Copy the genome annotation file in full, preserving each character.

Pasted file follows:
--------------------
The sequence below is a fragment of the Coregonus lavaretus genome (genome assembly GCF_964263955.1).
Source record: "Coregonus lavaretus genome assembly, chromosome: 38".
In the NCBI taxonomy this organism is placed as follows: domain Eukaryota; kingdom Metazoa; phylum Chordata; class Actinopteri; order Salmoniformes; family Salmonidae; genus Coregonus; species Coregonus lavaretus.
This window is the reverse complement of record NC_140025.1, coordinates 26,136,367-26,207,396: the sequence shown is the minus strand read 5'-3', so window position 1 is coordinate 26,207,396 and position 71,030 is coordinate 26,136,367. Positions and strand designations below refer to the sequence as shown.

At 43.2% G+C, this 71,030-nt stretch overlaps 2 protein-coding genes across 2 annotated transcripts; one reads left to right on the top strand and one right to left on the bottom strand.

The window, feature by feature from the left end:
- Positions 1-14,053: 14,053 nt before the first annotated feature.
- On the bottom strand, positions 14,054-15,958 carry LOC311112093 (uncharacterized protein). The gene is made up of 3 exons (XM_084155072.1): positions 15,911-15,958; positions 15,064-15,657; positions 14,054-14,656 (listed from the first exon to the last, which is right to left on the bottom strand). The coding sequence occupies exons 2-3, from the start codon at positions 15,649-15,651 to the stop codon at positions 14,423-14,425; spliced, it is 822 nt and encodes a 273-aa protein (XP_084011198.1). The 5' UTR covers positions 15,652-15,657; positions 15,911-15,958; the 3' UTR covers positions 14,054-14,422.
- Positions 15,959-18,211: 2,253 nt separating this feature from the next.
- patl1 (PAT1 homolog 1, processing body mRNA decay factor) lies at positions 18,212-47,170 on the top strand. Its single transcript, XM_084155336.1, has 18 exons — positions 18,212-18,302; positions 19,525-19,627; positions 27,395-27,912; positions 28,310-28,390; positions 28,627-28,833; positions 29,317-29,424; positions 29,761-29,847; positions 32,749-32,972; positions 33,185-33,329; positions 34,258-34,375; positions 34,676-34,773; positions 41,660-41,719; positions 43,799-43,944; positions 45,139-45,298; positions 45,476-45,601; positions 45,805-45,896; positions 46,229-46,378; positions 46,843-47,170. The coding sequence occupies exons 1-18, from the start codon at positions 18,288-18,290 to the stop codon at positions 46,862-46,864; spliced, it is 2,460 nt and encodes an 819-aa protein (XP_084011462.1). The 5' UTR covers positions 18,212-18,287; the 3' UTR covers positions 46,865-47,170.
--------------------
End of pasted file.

The sequence below is a fragment of the Coregonus lavaretus genome (genome assembly GCF_964263955.1).
Source record: "Coregonus lavaretus genome assembly, chromosome: 38".
In the NCBI taxonomy this organism is placed as follows: domain Eukaryota; kingdom Metazoa; phylum Chordata; class Actinopteri; order Salmoniformes; family Salmonidae; genus Coregonus; species Coregonus lavaretus.
This window is the reverse complement of record NC_140025.1, coordinates 26,136,367-26,207,396: the sequence shown is the minus strand read 5'-3', so window position 1 is coordinate 26,207,396 and position 71,030 is coordinate 26,136,367. Positions and strand designations below refer to the sequence as shown.

At 43.2% G+C, this 71,030-nt stretch overlaps 2 protein-coding genes across 2 annotated transcripts; one reads left to right on the top strand and one right to left on the bottom strand.

The window, feature by feature from the left end:
- Positions 1-14,053: 14,053 nt before the first annotated feature.
- On the bottom strand, positions 14,054-15,958 carry LOC311112093 (uncharacterized protein). The gene is made up of 3 exons (XM_084155072.1): positions 15,911-15,958; positions 15,064-15,657; positions 14,054-14,656 (listed from the first exon to the last, which is right to left on the bottom strand). The coding sequence occupies exons 2-3, from the start codon at positions 15,649-15,651 to the stop codon at positions 14,423-14,425; spliced, it is 822 nt and encodes a 273-aa protein (XP_084011198.1). The 5' UTR covers positions 15,652-15,657; positions 15,911-15,958; the 3' UTR covers positions 14,054-14,422.
- Positions 15,959-18,211: 2,253 nt separating this feature from the next.
- patl1 (PAT1 homolog 1, processing body mRNA decay factor) lies at positions 18,212-47,170 on the top strand. Its single transcript, XM_084155336.1, has 18 exons — positions 18,212-18,302; positions 19,525-19,627; positions 27,395-27,912; positions 28,310-28,390; positions 28,627-28,833; positions 29,317-29,424; positions 29,761-29,847; positions 32,749-32,972; positions 33,185-33,329; positions 34,258-34,375; positions 34,676-34,773; positions 41,660-41,719; positions 43,799-43,944; positions 45,139-45,298; positions 45,476-45,601; positions 45,805-45,896; positions 46,229-46,378; positions 46,843-47,170. The coding sequence occupies exons 1-18, from the start codon at positions 18,288-18,290 to the stop codon at positions 46,862-46,864; spliced, it is 2,460 nt and encodes an 819-aa protein (XP_084011462.1). The 5' UTR covers positions 18,212-18,287; the 3' UTR covers positions 46,865-47,170.